July 7, 2017  cbs   Category: blog

Childcare & Parenting – Fever and High Temperature in Young Children

The normal body temperature range for children is 36.5°C to 38°C. If your child’s body temperature goes above 38°C, then they are probably running a fever.

A fever is not an illness in its own right, but it is a good sign that your child’s body is fighting an illness or an infection.

This unpleasant elevation in body heat is actually one of our natural defences against the viruses and bacteria that cannot thrive at higher temperatures.

It is perfectly natural for the body’s temperature to fluctuate by up to 1°C throughout the day, usually being lower at night-time and highest in the afternoon/evening.

Why Do Children Get Fevers?

The majority of fevers will only last a few days, while the body fights the illness causing the fever. Occasionally, however, fevers will be more severe or prolonged. In this case a more serious illness or disease may be the cause.

Most childhood fevers are caused by bacterial or viral infections, and they are a good sign that their body is dealing with the infection as nature intended.

Viral infections in children can be caused by everything from the common cold to croup and chickenpox. Antibiotics cannot help with viral infections, but they do usually clear up on their own with plenty of rest and cuddles.

Bacterial infections are the bugs that we can thank for horrid illnesses like strep throat and whooping cough. They are also responsible for pneumonia, meningitis, diphtheria and various other nasties. Many bacterial infections are preventable with the proper childhood immunisations, but some will need prompt treatment with antibiotics.

Other causes of fever in children can include allergic reactions, inflammation and gastrointestinal diseases.

What are the Symptoms?

Sometimes fevers can build up slowly over a few days, and sometimes they appear and then burn out very quickly. The fever itself is rarely harmful, although it can be very uncomfortable for your little one.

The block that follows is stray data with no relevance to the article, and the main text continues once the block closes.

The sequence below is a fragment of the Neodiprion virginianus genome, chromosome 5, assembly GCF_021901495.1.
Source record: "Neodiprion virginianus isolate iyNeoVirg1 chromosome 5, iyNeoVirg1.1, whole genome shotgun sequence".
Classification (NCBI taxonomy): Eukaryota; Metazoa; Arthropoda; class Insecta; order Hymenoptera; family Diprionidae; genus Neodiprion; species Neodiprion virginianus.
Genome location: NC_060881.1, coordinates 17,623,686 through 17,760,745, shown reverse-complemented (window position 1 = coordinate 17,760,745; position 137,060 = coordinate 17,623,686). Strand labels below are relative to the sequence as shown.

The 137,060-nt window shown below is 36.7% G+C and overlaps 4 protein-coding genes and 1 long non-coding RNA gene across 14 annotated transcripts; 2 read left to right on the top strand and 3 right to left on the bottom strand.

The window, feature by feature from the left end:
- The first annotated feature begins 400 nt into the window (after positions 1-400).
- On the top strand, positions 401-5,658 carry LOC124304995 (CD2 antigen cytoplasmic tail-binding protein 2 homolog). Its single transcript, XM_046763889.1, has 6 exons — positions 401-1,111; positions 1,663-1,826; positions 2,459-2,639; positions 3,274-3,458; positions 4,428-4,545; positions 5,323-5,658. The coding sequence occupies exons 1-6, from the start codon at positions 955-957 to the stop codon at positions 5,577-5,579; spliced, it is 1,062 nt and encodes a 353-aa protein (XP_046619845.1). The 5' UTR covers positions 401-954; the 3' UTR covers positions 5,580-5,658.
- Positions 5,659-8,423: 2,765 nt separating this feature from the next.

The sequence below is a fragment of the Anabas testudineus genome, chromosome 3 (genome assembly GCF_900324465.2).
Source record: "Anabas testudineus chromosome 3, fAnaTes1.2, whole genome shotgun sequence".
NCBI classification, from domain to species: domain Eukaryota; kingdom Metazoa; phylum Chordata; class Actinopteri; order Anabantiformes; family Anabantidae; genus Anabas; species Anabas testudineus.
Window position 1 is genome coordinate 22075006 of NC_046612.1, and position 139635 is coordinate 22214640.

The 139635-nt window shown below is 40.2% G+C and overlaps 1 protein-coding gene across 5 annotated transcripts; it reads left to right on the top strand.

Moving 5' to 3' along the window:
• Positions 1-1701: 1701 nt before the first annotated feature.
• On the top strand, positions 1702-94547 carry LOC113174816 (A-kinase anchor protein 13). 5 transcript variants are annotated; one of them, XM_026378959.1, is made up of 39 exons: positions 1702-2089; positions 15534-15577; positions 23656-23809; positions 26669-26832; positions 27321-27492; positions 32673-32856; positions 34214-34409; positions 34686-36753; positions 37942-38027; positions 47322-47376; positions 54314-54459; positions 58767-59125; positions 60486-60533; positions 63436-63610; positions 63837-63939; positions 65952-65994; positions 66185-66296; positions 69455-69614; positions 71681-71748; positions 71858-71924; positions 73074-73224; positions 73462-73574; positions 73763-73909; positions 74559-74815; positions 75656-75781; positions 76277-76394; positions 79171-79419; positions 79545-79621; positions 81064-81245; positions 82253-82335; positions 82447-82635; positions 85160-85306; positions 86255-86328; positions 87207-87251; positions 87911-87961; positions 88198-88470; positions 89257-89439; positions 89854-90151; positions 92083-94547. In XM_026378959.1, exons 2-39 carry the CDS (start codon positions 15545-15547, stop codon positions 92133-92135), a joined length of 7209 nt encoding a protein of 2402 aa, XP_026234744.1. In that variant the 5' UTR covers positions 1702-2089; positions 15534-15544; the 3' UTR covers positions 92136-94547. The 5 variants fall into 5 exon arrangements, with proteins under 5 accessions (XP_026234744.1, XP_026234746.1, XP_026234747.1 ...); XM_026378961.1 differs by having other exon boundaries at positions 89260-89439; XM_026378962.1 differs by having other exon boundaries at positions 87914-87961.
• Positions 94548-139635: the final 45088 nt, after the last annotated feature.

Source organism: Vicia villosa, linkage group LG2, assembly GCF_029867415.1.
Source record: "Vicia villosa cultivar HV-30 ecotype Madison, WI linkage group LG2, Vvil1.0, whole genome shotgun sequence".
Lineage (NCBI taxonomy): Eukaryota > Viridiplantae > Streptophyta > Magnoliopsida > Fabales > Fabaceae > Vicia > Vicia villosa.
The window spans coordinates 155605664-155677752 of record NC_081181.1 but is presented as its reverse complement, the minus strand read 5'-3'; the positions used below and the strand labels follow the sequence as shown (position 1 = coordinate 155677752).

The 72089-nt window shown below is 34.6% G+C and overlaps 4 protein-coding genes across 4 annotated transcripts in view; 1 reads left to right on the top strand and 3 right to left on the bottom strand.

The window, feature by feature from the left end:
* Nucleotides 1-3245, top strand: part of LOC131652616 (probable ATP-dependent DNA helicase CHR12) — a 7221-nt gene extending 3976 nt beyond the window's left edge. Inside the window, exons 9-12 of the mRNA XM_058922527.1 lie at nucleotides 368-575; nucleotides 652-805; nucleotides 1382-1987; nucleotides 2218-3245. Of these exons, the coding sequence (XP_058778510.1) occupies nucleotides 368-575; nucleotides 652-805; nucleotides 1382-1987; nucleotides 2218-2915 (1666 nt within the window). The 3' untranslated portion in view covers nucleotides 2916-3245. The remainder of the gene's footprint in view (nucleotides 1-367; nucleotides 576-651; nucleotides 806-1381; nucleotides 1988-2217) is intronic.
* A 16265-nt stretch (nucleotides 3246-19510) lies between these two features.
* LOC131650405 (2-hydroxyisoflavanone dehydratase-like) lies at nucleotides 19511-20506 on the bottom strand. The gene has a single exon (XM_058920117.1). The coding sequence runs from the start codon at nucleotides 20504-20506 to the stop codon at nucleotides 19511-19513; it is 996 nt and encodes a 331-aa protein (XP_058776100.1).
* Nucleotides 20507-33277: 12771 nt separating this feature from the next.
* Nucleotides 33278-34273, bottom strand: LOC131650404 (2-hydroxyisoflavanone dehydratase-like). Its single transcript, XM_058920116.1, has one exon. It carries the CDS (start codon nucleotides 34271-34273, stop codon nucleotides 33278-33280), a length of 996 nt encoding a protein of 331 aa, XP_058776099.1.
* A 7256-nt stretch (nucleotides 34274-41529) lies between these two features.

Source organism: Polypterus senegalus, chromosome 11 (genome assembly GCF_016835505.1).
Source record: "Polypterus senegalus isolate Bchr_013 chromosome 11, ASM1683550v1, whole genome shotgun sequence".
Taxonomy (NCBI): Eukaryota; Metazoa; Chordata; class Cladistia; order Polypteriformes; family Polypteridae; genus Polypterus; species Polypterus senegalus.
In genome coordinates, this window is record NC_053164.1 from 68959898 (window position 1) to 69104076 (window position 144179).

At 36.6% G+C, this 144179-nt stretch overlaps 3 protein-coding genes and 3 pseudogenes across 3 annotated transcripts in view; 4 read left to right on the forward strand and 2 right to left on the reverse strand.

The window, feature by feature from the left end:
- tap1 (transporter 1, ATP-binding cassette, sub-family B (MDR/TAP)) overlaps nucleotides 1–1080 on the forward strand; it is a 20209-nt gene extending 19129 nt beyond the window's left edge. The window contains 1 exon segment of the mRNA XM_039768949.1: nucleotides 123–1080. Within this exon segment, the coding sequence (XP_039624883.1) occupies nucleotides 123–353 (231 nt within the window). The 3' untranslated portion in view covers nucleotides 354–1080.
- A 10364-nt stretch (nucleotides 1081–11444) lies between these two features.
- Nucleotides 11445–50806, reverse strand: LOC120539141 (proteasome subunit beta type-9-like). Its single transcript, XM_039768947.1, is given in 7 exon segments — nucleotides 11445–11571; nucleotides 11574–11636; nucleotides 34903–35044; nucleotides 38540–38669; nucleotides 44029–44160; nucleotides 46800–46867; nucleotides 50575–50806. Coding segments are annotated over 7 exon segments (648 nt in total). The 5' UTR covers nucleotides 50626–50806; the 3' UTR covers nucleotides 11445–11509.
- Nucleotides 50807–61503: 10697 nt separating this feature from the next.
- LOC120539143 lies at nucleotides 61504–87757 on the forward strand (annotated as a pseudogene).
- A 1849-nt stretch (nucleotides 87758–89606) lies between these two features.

They might experience shivering and cold chills as the body temperature is rising, and the sweating stage is usually a sign that it is starting to fall. Try to keep your child comfortable and ensure they are well hydrated.

If you think your child has a fever you should take their temperature, and seek medical attention if you are at all concerned.

When to See Your Doctor

Age

Babies under 3 months: If presenting with a fever they must be seen by a doctor straight away as it is harder to determine the exact cause.

Children aged 3-12 months: Fever might be a sign of a more significant illness, so call your doctor or seek advice on the day.

Children over 12 months: Seek medical advice if your child has a fever and develops any of the symptoms below:

  • Worsening – becoming more pale, lethargic and weak
  • Excessively drowsy
  • Having any difficulty breathing
  • Refusing to drink, urinating less (dehydration)
  • Has stiff neck, persistent headache or light sensitivity
  • Severe vomiting or diarrhoea
  • No improvement after 48 hours
  • In pain, or showing other symptoms that cause concern

You should only try to treat a fever if it’s making your child uncomfortable. A standard fever will usually run its course regardless. If you wish to give your child some medication to ease the fever be sure to consult with your pharmacist on age appropriate formulas and dosages first.

At the Cherry Bridge Station Early Learning and Childcare centres in NSW we always follow the advice given in section 2.1.2 (page 32) of the Australian Government’s latest edition of Staying Healthy: Preventing infectious diseases in early childhood education and care services. This includes checklists and procedures for ‘What to do if a child has a fever’ while in the care of the centre. Our educators are trained to assess the best course of action and care for the child, while also following strict guidelines regarding parental consent and allergy information before administering any form of medication.

Very rarely children can experience febrile convulsions, which are physical seizures caused by the fever. The centres and their staff are trained to know when an ambulance should be called.

Every child within our care is closely monitored so that any problems or illness, no matter how small, are dealt with in a prompt, professional and compassionate way – ensuring the wellbeing and happiness of all our little learners.

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